The British Invasion (of Comedy)
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In addition to original shows and classic American television, Seeso has acquired and curated some of the best in British comedy. While hits like The Office and Monty Python’s Flying Circus have crossed the pond, Seeso hosts a wealth of other innovative U.K. comedies, both older (The Young Ones, Fawlty Towers) and more recent (The Mighty Boosh). Comedy nerds and/or anglophiles, here’s your guide to catching up with the best in British comedy, now available on Seeso, NBCUniversal’s all-comedy streaming service.
Airing to critical acclaim earlier this year in the U.K., Julian Barratt (The Mighty Boosh) and Olivia Colman (Peep Show) head up a quirky, unstable family (one son makes pointless steampunk inventions; his twin sister is a poet; they’re both in love with the girl next door) who live in a ramshackle estate in the English countryside.
The World of Alan Patridge
Steve Coogan has played the boorish, selfish, and incredibly stupid media personality for more than 20 years across different formats. The entire suite of TV Alan Partridge is here, from the mock chat show Knowing Me, Knowing You with Alan Partridge, to the single-cam comedy I’m Alan Partridge, and the radio-set Mid Morning Matters With Alan Partridge.
A Bit of Fry and Laurie
Lightning-fast sketch comedy peppered with highbrow cultural references, men in wigs, and funny voices makes for some definitively British fare. See Hugh Laurie and Stephen Fry before they were massive stars and were just two goofy best friends trying to make each other laugh—they play virtually all of the roles.
Garth Marenghi’s Darkplace
Acclaimed horror author Garth Marenghi (who’s completely made up) presents the TV adaptation of his famous Darkplace series of novels (also made up), resulting in a low-budget, poorly produced hospital series from the 1980s. With us so far? Even if you’re not, this cult-classic is a must see.
Man to Man with Dean Learner
Part of the conceit of Garth Marenghi’s Darkplace was that Marenghi had creative control over the show and had cast his publisher, Dean Learner (Richard Ayoade). A stiff, inexperienced, awkward performer there, he somehow got his own chat show. All of the guests are played by Marenghi’s Matthew Holness.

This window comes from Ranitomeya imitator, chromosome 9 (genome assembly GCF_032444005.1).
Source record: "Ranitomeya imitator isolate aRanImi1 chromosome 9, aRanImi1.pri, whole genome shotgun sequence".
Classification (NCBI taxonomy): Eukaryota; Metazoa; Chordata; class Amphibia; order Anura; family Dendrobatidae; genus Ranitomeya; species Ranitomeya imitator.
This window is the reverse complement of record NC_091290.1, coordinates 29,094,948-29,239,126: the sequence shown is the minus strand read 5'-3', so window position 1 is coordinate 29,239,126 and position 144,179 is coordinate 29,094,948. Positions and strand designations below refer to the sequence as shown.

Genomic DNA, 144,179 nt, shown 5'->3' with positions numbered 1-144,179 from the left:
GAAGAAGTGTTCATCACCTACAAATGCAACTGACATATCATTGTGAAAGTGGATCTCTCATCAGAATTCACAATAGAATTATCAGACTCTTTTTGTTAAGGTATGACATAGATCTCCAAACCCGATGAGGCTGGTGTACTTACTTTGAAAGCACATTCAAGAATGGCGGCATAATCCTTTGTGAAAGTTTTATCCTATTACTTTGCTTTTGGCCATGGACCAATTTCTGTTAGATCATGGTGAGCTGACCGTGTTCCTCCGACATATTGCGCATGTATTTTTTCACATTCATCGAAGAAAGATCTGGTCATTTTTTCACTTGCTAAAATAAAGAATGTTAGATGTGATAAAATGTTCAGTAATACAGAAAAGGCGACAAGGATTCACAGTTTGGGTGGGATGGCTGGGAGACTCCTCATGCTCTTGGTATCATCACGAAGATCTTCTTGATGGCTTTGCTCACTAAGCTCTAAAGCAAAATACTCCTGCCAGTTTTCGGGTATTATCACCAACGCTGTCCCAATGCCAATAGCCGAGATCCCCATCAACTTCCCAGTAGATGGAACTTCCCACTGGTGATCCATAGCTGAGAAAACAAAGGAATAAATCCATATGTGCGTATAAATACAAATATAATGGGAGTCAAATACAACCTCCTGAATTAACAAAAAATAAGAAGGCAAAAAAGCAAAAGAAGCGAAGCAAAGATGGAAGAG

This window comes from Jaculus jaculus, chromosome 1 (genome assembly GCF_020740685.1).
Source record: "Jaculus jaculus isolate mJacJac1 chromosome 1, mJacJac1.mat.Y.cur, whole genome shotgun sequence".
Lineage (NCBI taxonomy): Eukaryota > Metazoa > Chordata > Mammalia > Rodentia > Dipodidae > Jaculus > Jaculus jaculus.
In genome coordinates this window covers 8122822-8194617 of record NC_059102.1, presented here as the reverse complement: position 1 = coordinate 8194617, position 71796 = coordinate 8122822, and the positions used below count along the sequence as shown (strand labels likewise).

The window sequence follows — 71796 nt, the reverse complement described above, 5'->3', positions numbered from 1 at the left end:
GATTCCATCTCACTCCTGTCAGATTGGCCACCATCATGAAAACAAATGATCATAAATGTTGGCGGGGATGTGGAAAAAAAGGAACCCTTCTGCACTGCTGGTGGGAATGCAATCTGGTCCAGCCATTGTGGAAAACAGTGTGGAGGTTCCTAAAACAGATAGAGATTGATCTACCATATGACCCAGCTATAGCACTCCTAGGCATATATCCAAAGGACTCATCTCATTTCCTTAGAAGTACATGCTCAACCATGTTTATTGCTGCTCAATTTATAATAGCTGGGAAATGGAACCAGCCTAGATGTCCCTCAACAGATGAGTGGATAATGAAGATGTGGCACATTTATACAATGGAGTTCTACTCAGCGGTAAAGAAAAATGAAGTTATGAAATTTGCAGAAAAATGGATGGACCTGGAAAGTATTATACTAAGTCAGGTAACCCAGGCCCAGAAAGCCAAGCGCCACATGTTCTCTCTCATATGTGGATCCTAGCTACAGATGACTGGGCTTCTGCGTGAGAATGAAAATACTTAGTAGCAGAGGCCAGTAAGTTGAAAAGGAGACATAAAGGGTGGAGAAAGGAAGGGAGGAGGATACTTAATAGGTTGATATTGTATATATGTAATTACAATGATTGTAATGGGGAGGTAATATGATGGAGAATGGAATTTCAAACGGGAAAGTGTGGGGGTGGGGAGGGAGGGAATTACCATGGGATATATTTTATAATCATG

The Mighty Boosh created this series centered around two men who work in the present-day as hangmen. That’s just a jumping off point for deeply dark sketches.
Noel Fielding’s Luxury Comedy
Noel Fielding (The Mighty Boosh) is comedy’s David Bowie. He combines ‘70s glam rock-meets-art-school aesthetic with puppetry, animation, and recurring characters like a robotic Andy Warhol, a delusional man who thinks he’s a knight called “Fantasy Man,” and a clay animated Joey Ramone. The end result is a product of deep silliness and joy.
Count Arthur Strong
Comedian Steve Delaney takes the persona he honed at the Edinburgh Fringe Festival and radio to television. Count Arthur Strong, who Delaney based on weird relatives and neighborhood shopkeepers he knew as a child, is an underemployed yet very confident classical actor-with-a-capital-A. He’s never quite aware that the reason he attracts so much attention is not because of his acting ability or personality, but because he’s a buffoon.
How Not to Live Your Life
Don Danbury (star and creator Dan Clark) is just about to turn 30, but he’s constantly failing at life because he gets in his own way, indulging in elaborate fantasies (which become fantasy sequences) about what would happen if he said or did the bad idea that is always his immediate instinct.
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